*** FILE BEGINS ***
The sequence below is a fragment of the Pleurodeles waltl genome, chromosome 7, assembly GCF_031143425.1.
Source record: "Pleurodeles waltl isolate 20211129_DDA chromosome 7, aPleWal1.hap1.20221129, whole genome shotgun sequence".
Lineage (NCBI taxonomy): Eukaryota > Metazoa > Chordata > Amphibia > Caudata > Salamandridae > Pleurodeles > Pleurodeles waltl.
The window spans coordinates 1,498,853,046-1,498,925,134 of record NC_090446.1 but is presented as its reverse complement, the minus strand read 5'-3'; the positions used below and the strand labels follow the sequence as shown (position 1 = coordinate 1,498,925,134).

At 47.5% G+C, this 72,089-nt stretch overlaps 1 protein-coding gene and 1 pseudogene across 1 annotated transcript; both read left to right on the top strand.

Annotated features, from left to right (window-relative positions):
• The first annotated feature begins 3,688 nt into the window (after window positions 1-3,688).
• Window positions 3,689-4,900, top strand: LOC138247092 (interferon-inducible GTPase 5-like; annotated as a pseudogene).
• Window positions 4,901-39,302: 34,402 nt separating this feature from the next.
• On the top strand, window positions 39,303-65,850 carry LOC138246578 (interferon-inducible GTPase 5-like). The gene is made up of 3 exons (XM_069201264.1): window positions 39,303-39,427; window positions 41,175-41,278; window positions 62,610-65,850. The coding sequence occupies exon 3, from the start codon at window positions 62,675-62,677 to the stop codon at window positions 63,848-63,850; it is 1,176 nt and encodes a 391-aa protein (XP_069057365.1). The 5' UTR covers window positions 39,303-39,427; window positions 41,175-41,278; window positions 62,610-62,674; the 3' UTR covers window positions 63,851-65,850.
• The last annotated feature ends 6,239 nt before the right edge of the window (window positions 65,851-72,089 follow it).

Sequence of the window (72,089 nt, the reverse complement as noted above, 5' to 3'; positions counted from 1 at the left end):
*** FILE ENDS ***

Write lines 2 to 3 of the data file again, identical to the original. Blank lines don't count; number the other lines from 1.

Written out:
Source record: "Pleurodeles waltl isolate 20211129_DDA chromosome 7, aPleWal1.hap1.20221129, whole genome shotgun sequence".
Lineage (NCBI taxonomy): Eukaryota > Metazoa > Chordata > Amphibia > Caudata > Salamandridae > Pleurodeles > Pleurodeles waltl.